The algorithm runs in O(m^2 * n * log(n)) time, where m is the number of rows and n is the number of columns. This complexity comes from the fact that there are O(m^2) row pairs, for each of which we go through n columns and perform a log(n) operation (binary search) in the sorted set for each one.

Discover Your Strengths and Weaknesses: Take Our 2-Minute Quiz to Tailor Your Study Plan:

What is the best way of checking if an element exists in a sorted array once in terms of time complexity? Select the best that applies.

Example Walkthrough

Let's walk through the solution using a small example. Suppose we have the following 3x3 matrix and k = 8:

1matrix = [
2  [1, 0, 1],
3  [0, -2, 3],
4  [1, 2, -1]

Our goal is to find the maximum sum of any rectangle in this matrix that does not exceed k.

Step 1: Two-pointer Technique
We'll consider all possible pairs of rows in the matrix. For simplicity, let's look at the pair where the first row has index i = 0 and the second row has index j = 2. This will cover the entire height of the matrix.

Step 2: Cumulative Column Sums
We combine rows 0 to 2 into a single one-dimensional array, summing them column-wise:

1nums = [
2  (matrix[0][0] + matrix[1][0] + matrix[2][0]),    // First column sum
3  (matrix[0][1] + matrix[1][1] + matrix[2][1]),    // Second column sum
4  (matrix[0][2] + matrix[1][2] + matrix[2][2])     // Third column sum
7nums = [1, 0, 3]     // Columns summed between rows 0 and 2

Step 3: Prefix Sum and Sorted Set
We set s = 0 and start with an empty SortedSet ts = {0} to store cumulatively the sums.

Step 4: Finding the Best Subarray Sum
As we go through the array nums, we add the element to s and search for the best subarray sum:

  • For the first column, s = 1, we look for the smallest number in {0} such that when subtracted from s doesn't exceed k. The best we can do is s - 0 = 1 which is less than 8 (our k).

  • Now, we add s to our sorted set: ts = {0, 1}.

  • Then for the second column, s becomes 1. There is no change since nums[1] is 0, so the potential sums are identical to the previous step.

  • Next, for the third column, s becomes 1 + 3 = 4. We look for the smallest number in {0, 1} such that 4 - num is as close as possible to k without going over. In both cases, we are under k.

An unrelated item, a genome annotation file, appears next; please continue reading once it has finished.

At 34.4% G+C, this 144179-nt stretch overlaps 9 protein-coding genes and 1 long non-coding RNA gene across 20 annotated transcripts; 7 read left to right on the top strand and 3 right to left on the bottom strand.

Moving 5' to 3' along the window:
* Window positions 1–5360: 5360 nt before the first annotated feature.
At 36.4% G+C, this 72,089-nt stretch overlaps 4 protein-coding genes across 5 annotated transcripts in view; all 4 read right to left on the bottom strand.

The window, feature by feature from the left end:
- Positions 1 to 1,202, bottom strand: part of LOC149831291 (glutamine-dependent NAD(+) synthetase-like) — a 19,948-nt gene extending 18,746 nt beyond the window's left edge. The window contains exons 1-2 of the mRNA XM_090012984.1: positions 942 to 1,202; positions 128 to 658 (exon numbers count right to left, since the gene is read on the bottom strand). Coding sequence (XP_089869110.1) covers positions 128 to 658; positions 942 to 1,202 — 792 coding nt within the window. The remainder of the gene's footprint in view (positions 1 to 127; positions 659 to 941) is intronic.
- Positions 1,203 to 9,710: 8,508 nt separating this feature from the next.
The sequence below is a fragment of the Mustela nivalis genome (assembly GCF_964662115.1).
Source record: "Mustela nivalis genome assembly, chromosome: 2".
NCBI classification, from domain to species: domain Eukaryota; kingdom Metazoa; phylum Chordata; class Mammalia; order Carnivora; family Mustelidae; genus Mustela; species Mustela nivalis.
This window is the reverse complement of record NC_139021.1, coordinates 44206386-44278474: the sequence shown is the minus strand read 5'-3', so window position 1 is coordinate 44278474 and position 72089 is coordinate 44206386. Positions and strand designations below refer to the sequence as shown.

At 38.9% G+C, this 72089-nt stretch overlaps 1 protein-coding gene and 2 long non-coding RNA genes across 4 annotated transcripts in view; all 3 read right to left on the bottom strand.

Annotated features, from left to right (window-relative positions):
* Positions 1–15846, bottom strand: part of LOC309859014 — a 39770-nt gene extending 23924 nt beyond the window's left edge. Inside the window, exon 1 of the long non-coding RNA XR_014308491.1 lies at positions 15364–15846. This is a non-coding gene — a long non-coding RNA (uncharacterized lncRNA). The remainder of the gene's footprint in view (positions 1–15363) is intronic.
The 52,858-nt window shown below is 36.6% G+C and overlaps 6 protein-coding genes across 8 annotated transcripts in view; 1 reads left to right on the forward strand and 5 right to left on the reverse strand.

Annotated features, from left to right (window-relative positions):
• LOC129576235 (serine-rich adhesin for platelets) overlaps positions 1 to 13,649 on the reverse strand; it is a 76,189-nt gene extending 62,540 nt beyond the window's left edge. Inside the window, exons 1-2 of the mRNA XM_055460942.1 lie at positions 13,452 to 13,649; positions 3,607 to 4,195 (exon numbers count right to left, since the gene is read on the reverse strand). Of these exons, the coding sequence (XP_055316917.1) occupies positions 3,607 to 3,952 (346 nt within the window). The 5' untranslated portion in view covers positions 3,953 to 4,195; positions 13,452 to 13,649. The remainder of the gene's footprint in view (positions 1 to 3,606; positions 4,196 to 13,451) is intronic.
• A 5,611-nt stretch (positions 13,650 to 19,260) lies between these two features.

With every addition to s, we continue checking the sorted set ts for the best possible subarray sum, remembering to add s to ts each time to consider it for future subarrays.

Step 5: Maximizing the Subarray Sum
We continue the above process until all column sums for the current row pair are considered. The largest sum we can achieve without exceeding k is the one we aim for. In our small example, considering all the combinations, the maximum sum we should find under or equal to k is 4.

By repeating Steps 1 to 5 for all row pairs (i, j), we exhaust all possible rectangles in the matrix, and ans is updated each time we find a larger sum that is within our constraint of k. In this case, after considering all possible rectangles, we find that the maximum sum that does not exceed k is 4, which comes from the sub-matrix:

1[1, 0, 1]
2[0, -2, 3]
3[1, 2, -1]

This is just a simple example that demonstrates the method; in a larger matrix with more variable elements, the sorted set would play a more significant role in efficiently finding the possible rectangle sums.

Solution Implementation

1from sortedcontainers import SortedSet
2from math import inf
4class Solution:
5    def max_sum_submatrix(self, matrix, k):
6        # Number of rows and columns in the matrix
7        num_rows, num_cols = len(matrix), len(matrix[0])
8        # This variable will store the maximum sum of the submatrix that doesn't exceed 'k'
9        max_sum = -inf
11        # Iterate over the starting row of our submatrix
12        for starting_row in range(num_rows):
13            # A list to store row sums
14            row_sums = [0] * num_cols
16            # Iterate over the ending row of our submatrix
17            for ending_row in range(starting_row, num_rows):
18                # Update the row sums by adding corresponding values from the new row
19                for col in range(num_cols):
20                    row_sums[col] += matrix[ending_row][col]
22                # Initialize current sum and create a sorted set to store prefix sums
23                current_sum = 0
24                sorted_prefix_sums = SortedSet([0])
26                # Iterating over the cumulative sum of row elements
27                for sum_value in row_sums:
28                    current_sum += sum_value
29                    # Find the index of the smallest prefix sum so that
30                    # current_sum - prefix_sum <= k and we get the biggest current_sum possible
31                    index = sorted_prefix_sums.bisect_left(current_sum - k)
32                    # If such index exists in the sorted set, update the max_sum